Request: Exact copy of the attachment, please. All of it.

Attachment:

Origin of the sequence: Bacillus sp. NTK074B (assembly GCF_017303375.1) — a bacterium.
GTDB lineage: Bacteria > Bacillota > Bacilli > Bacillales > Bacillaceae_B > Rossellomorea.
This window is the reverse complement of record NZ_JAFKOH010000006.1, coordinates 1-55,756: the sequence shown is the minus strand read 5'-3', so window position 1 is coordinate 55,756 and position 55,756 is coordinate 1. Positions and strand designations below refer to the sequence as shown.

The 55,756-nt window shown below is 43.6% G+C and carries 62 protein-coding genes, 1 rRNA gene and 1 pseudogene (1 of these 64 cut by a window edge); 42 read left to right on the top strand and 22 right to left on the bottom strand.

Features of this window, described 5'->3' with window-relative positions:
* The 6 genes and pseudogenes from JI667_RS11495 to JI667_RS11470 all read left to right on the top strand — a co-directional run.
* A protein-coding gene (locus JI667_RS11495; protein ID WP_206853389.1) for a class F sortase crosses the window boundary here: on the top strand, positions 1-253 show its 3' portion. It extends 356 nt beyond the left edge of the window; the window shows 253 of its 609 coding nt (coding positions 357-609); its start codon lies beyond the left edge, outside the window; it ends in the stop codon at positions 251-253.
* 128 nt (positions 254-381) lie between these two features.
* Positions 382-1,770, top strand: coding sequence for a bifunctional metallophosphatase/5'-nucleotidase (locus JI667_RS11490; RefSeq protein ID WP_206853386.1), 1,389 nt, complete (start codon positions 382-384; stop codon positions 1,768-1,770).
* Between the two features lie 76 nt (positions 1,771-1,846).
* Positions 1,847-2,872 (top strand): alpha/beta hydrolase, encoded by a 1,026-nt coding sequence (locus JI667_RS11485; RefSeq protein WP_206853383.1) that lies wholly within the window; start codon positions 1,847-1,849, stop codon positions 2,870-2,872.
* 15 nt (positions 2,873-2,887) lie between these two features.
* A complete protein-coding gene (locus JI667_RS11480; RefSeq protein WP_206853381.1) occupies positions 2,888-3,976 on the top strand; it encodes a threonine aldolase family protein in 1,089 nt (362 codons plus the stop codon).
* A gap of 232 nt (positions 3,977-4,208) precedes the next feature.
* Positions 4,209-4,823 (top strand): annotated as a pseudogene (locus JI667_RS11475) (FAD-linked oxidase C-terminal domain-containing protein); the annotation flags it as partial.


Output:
Origin of the sequence: Bacillus sp. NTK074B (assembly GCF_017303375.1) — a bacterium.
GTDB lineage: Bacteria > Bacillota > Bacilli > Bacillales > Bacillaceae_B > Rossellomorea.
This window is the reverse complement of record NZ_JAFKOH010000006.1, coordinates 1-55,756: the sequence shown is the minus strand read 5'-3', so window position 1 is coordinate 55,756 and position 55,756 is coordinate 1. Positions and strand designations below refer to the sequence as shown.

The 55,756-nt window shown below is 43.6% G+C and carries 62 protein-coding genes, 1 rRNA gene and 1 pseudogene (1 of these 64 cut by a window edge); 42 read left to right on the top strand and 22 right to left on the bottom strand.

Features of this window, described 5'->3' with window-relative positions:
* The 6 genes and pseudogenes from JI667_RS11495 to JI667_RS11470 all read left to right on the top strand — a co-directional run.
* A protein-coding gene (locus JI667_RS11495; protein ID WP_206853389.1) for a class F sortase crosses the window boundary here: on the top strand, positions 1-253 show its 3' portion. It extends 356 nt beyond the left edge of the window; the window shows 253 of its 609 coding nt (coding positions 357-609); its start codon lies beyond the left edge, outside the window; it ends in the stop codon at positions 251-253.
* 128 nt (positions 254-381) lie between these two features.
* Positions 382-1,770, top strand: coding sequence for a bifunctional metallophosphatase/5'-nucleotidase (locus JI667_RS11490; RefSeq protein ID WP_206853386.1), 1,389 nt, complete (start codon positions 382-384; stop codon positions 1,768-1,770).
* Between the two features lie 76 nt (positions 1,771-1,846).
* Positions 1,847-2,872 (top strand): alpha/beta hydrolase, encoded by a 1,026-nt coding sequence (locus JI667_RS11485; RefSeq protein WP_206853383.1) that lies wholly within the window; start codon positions 1,847-1,849, stop codon positions 2,870-2,872.
* 15 nt (positions 2,873-2,887) lie between these two features.
* A complete protein-coding gene (locus JI667_RS11480; RefSeq protein WP_206853381.1) occupies positions 2,888-3,976 on the top strand; it encodes a threonine aldolase family protein in 1,089 nt (362 codons plus the stop codon).
* A gap of 232 nt (positions 3,977-4,208) precedes the next feature.
* Positions 4,209-4,823 (top strand): annotated as a pseudogene (locus JI667_RS11475) (FAD-linked oxidase C-terminal domain-containing protein); the annotation flags it as partial.